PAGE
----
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Equal Chances of Above- and Below-normal Temperatures Ahead

Equal Chances of Above- and Below-normal Temperatures Ahead
No big changes in weather pattern expected soon.

The National Oceanic and Atmospheric Administration's Climate Prediction Center calls for normal temperatures and rainfall through September. It's the same prediction they've issued all summer long.

So how did many Hoosiers see the coolest July on record with a prediction of normal temperatures?

Ken Scheeringa, associate state climatologist, says it's partly in understanding what the long-range forecasts really mean.

"When the Center issues maps any white area means there are equal chances that it could be warmer than normal or cooler than normal wherever the map is white," he says. For the past few months and again for September, Indiana is in the white section.

Race the calendar? Long-term forecasters give little indication as to whether corn racing the calendar will mature in time.

"It's really an indication that forecasters don't have confidence that weather trends in that area will do one way or the other," he adds. When forecasters are very confident, the maps are shaded with darker colors.

For September the current climate long-range forecast map shows above-normal precipitation to the west of Illinois and Iowa. The only drier-than-normal area in the U.S. is expected to be along the Gulf Coast of Texas and Louisiana.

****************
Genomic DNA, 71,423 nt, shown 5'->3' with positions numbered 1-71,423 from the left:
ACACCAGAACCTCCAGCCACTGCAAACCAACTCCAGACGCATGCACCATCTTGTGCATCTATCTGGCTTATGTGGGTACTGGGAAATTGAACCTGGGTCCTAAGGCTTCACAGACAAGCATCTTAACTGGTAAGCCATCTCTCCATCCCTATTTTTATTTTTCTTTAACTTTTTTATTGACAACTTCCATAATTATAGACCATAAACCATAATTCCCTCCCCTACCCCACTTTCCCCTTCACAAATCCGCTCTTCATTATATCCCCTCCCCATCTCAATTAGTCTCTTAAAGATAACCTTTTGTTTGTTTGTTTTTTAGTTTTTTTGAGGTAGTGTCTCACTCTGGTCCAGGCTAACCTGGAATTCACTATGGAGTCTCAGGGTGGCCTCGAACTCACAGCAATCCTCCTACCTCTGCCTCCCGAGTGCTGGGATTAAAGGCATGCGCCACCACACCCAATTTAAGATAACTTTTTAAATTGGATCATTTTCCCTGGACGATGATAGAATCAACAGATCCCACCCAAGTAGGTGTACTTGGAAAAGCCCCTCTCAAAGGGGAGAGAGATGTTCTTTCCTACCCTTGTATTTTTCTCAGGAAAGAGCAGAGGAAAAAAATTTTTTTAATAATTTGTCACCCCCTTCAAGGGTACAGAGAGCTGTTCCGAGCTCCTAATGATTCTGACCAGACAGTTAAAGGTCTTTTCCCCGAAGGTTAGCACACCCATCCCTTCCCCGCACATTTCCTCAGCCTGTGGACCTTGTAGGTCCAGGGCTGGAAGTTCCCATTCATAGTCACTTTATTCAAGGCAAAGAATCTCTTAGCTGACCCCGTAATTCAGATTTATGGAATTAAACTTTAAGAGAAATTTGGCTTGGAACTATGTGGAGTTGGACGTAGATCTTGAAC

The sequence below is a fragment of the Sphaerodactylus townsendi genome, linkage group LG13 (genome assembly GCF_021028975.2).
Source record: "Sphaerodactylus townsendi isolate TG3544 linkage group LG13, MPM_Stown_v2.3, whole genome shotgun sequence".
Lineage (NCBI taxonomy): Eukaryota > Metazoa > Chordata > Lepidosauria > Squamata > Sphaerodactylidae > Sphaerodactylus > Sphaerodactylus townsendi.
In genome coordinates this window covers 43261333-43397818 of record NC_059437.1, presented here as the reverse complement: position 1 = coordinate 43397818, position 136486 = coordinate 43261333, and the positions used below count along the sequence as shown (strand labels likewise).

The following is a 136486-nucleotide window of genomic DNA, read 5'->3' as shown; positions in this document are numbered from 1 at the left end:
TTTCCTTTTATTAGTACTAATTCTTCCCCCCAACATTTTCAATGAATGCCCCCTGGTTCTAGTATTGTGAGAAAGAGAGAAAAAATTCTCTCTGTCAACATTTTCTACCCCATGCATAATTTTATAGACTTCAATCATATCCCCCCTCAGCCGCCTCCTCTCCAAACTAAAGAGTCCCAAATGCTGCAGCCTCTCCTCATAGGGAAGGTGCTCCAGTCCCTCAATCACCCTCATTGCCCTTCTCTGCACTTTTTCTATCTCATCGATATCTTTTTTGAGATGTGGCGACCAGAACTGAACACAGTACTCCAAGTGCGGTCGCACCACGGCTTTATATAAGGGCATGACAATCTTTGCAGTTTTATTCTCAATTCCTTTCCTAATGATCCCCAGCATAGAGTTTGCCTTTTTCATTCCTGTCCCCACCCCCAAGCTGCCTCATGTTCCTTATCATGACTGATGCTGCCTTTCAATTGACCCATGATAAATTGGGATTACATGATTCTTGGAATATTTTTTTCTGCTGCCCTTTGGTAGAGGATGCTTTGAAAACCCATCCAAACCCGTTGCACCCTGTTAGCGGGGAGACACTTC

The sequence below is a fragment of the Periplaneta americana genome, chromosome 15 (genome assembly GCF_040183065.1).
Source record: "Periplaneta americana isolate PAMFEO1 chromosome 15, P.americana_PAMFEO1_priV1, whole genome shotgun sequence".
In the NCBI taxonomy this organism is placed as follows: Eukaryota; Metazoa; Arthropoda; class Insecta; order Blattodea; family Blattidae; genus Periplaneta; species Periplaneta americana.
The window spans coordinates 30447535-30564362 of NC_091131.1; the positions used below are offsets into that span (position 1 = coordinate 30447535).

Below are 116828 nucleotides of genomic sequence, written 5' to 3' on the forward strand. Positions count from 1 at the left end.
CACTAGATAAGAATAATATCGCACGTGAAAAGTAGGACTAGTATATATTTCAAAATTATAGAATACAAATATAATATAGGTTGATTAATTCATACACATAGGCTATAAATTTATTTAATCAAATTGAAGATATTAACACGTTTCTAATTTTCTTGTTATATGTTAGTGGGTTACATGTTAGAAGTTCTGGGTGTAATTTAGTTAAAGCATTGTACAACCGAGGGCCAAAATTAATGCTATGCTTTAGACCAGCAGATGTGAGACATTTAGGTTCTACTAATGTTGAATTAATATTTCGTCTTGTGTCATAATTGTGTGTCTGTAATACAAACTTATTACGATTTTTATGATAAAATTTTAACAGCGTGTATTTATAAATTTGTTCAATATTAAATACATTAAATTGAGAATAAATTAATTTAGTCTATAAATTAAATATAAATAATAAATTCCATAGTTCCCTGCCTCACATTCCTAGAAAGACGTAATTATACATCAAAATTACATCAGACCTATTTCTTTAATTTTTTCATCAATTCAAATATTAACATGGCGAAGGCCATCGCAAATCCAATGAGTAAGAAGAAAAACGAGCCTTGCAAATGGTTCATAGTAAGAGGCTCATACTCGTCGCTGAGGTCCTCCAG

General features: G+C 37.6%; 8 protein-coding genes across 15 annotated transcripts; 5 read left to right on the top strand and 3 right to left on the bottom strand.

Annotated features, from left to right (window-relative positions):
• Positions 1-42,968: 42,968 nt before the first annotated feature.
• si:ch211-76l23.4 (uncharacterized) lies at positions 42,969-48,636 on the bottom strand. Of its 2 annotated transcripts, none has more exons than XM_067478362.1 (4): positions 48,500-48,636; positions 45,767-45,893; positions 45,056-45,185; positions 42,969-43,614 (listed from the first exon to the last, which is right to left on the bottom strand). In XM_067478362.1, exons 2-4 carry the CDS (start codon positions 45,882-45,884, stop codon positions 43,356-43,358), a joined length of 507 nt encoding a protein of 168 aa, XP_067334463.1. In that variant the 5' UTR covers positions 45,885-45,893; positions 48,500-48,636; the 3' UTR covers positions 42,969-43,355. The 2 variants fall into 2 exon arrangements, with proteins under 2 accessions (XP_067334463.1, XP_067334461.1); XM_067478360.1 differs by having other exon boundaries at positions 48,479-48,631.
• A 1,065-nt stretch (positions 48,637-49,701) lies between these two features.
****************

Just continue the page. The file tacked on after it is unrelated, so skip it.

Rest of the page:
Related: Know What's Not a Problem in your Corn Fields

As far as temperature goes, a cooler-than normal bubble touches the western border of Indiana, with climatologists most confident of cool weather in Iowa and points west. The west coast and deep South could be warmer than normal.

Even if forecasters had foreseen cooler than normal patterns over Indiana in July, they wouldn't have been able to predict the coolest July ever? Jim Newman, a retired ag climatologist, always noted that even if the get the trend right, long-term forecasters don't have the capability to go further and predict something as extreme as July 2014 over Indiana.

Advances have been made in the science, but there's no way to tell when a trend will go off the charts, Newman explained years ago.

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